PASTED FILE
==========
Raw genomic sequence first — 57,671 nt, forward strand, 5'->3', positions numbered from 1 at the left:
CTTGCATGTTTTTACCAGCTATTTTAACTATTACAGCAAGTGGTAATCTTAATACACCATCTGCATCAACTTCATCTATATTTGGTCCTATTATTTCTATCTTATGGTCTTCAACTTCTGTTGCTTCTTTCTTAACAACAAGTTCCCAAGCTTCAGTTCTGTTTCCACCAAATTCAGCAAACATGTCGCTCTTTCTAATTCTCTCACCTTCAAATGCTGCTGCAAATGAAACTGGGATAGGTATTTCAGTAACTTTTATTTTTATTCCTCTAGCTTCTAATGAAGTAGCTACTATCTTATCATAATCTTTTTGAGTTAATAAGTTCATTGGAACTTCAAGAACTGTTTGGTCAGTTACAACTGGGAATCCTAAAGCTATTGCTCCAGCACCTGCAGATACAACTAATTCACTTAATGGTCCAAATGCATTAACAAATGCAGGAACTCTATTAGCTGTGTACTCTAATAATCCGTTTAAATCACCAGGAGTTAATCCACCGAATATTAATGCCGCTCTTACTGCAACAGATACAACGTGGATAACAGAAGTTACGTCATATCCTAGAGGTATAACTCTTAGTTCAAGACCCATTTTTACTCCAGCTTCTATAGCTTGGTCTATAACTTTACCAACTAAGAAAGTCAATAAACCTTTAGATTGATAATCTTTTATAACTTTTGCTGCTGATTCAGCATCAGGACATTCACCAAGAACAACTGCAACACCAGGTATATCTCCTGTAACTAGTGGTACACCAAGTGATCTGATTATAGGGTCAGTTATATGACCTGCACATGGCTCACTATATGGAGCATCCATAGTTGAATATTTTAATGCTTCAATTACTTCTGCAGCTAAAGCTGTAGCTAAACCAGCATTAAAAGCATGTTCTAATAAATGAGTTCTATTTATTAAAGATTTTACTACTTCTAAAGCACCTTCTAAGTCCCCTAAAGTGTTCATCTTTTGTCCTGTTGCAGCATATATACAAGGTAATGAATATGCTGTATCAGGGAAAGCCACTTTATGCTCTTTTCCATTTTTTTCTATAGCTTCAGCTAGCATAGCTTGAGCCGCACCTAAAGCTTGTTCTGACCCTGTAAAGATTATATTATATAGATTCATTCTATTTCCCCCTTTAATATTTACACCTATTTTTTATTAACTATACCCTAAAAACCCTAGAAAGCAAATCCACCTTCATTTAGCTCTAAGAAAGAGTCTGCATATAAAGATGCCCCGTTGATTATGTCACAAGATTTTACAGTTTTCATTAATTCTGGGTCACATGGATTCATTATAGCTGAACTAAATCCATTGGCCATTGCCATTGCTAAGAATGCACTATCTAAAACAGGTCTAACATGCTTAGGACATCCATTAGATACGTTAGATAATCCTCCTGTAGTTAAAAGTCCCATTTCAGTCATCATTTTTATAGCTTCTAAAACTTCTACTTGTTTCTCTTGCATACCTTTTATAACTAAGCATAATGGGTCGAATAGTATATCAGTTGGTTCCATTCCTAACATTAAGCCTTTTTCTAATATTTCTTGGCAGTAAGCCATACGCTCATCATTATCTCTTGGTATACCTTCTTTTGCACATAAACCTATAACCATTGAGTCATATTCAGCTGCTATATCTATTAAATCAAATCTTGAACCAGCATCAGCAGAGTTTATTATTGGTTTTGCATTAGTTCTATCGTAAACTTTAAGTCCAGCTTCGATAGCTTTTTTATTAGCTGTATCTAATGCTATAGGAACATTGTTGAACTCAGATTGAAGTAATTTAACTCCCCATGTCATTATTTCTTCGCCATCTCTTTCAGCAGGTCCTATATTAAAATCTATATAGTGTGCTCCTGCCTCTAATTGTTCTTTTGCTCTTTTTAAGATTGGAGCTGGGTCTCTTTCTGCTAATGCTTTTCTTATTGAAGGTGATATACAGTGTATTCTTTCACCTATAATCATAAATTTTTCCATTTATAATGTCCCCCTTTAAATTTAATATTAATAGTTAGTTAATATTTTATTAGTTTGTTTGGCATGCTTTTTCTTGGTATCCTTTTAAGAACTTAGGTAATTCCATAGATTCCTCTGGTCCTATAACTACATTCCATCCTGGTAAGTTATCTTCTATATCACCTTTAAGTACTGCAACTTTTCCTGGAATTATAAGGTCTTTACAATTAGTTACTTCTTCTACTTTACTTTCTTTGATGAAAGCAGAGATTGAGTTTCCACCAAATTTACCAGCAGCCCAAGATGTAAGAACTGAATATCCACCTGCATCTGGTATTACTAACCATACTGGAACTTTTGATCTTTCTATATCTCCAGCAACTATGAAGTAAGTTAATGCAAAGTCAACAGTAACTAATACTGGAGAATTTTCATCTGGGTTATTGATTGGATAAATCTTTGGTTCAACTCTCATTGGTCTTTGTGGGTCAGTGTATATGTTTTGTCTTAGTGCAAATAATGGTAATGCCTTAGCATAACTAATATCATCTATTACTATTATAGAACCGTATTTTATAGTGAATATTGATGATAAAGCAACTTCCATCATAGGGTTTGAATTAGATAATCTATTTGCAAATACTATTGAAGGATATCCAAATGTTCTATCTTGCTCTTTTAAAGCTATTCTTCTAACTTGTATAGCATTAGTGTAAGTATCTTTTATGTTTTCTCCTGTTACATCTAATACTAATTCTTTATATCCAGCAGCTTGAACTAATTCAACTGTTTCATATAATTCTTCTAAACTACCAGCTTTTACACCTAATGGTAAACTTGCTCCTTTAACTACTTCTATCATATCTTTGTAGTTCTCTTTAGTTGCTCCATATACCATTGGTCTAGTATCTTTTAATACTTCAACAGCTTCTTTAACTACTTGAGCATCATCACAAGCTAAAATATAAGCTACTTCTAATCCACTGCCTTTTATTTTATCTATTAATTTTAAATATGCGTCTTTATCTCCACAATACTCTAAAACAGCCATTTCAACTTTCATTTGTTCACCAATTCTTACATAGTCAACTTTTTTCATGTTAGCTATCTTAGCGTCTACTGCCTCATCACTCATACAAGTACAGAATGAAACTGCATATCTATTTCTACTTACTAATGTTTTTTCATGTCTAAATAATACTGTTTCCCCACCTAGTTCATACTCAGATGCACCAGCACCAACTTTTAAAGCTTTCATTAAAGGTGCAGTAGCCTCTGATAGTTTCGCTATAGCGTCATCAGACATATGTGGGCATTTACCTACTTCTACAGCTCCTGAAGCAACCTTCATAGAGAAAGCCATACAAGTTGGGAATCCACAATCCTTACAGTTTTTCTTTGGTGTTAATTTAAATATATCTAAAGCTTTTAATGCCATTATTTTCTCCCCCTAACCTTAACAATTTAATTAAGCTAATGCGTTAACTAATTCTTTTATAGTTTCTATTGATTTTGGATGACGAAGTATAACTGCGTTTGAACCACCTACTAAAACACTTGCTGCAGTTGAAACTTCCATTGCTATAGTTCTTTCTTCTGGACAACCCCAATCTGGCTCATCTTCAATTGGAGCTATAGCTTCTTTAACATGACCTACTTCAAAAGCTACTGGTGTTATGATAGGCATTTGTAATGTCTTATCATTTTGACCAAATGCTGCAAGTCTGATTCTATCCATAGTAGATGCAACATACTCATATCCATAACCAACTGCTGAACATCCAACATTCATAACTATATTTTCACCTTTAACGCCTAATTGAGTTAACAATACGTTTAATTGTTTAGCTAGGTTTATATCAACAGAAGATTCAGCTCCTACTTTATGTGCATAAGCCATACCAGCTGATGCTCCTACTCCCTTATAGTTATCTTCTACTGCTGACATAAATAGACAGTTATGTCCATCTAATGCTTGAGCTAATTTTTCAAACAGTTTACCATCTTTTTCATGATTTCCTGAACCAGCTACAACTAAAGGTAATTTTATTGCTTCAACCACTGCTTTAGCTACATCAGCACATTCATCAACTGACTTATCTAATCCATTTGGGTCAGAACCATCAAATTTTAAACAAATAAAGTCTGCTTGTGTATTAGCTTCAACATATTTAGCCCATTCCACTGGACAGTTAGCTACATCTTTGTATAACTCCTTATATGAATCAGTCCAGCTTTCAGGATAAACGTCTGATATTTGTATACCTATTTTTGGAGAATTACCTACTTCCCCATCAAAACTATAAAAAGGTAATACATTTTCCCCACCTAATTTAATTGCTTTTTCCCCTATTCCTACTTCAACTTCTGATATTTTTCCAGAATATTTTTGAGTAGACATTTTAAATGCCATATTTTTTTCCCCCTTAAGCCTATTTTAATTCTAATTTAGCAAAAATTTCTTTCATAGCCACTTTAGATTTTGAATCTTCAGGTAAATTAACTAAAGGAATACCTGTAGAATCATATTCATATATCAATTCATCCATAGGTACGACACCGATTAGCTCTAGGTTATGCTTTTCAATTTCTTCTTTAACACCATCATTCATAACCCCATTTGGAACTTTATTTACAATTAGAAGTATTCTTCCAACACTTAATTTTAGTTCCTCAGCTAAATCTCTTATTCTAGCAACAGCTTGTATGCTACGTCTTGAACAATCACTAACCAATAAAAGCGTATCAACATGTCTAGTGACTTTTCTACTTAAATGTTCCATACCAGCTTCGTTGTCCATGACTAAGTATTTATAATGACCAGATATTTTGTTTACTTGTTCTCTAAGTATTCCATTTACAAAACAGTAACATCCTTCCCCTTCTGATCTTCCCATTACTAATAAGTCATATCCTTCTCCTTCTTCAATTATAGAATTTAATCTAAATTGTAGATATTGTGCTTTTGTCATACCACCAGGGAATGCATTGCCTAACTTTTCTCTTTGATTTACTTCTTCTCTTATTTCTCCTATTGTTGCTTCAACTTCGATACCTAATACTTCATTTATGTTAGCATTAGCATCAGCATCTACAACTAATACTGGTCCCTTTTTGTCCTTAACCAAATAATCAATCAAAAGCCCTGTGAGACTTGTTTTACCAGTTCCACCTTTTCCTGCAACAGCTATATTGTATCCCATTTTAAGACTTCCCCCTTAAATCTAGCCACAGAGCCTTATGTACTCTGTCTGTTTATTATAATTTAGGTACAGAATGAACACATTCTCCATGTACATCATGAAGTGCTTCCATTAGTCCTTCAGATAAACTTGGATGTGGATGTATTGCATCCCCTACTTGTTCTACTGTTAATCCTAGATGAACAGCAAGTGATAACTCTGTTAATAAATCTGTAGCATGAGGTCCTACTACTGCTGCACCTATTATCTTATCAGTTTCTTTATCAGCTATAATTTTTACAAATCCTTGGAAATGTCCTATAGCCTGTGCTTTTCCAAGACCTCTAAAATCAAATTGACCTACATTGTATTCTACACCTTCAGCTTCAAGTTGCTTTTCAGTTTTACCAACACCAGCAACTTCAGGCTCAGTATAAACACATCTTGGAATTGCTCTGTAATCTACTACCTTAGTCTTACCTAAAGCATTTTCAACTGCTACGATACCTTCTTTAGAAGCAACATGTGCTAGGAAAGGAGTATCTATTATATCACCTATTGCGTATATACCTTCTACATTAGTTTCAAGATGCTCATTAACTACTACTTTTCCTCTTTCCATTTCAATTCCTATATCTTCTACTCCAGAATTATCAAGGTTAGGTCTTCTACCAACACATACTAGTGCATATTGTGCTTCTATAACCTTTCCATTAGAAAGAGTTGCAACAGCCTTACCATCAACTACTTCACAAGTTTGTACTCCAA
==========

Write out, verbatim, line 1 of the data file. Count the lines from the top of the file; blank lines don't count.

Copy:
Raw genomic sequence first — 57,671 nt, forward strand, 5'->3', positions numbered from 1 at the left: